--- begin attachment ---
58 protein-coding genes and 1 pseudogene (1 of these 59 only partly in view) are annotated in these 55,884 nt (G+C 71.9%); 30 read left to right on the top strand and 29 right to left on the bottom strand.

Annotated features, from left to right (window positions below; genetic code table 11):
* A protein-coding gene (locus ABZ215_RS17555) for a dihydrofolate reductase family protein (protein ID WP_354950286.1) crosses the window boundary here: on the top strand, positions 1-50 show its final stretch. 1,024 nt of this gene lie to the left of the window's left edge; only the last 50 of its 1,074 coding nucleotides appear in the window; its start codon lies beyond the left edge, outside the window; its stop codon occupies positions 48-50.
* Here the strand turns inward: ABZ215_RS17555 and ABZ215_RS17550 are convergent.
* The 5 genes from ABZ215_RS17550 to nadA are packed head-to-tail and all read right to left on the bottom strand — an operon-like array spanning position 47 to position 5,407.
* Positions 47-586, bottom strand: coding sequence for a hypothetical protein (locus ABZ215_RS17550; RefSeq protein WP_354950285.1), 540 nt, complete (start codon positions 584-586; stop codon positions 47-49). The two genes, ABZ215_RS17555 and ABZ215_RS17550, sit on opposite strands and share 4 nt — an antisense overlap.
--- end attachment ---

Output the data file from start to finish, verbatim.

58 protein-coding genes and 1 pseudogene (1 of these 59 only partly in view) are annotated in these 55,884 nt (G+C 71.9%); 30 read left to right on the top strand and 29 right to left on the bottom strand.

Annotated features, from left to right (window positions below; genetic code table 11):
* A protein-coding gene (locus ABZ215_RS17555) for a dihydrofolate reductase family protein (protein ID WP_354950286.1) crosses the window boundary here: on the top strand, positions 1-50 show its final stretch. 1,024 nt of this gene lie to the left of the window's left edge; only the last 50 of its 1,074 coding nucleotides appear in the window; its start codon lies beyond the left edge, outside the window; its stop codon occupies positions 48-50.
* Here the strand turns inward: ABZ215_RS17555 and ABZ215_RS17550 are convergent.
* The 5 genes from ABZ215_RS17550 to nadA are packed head-to-tail and all read right to left on the bottom strand — an operon-like array spanning position 47 to position 5,407.
* Positions 47-586, bottom strand: coding sequence for a hypothetical protein (locus ABZ215_RS17550; RefSeq protein WP_354950285.1), 540 nt, complete (start codon positions 584-586; stop codon positions 47-49). The two genes, ABZ215_RS17555 and ABZ215_RS17550, sit on opposite strands and share 4 nt — an antisense overlap.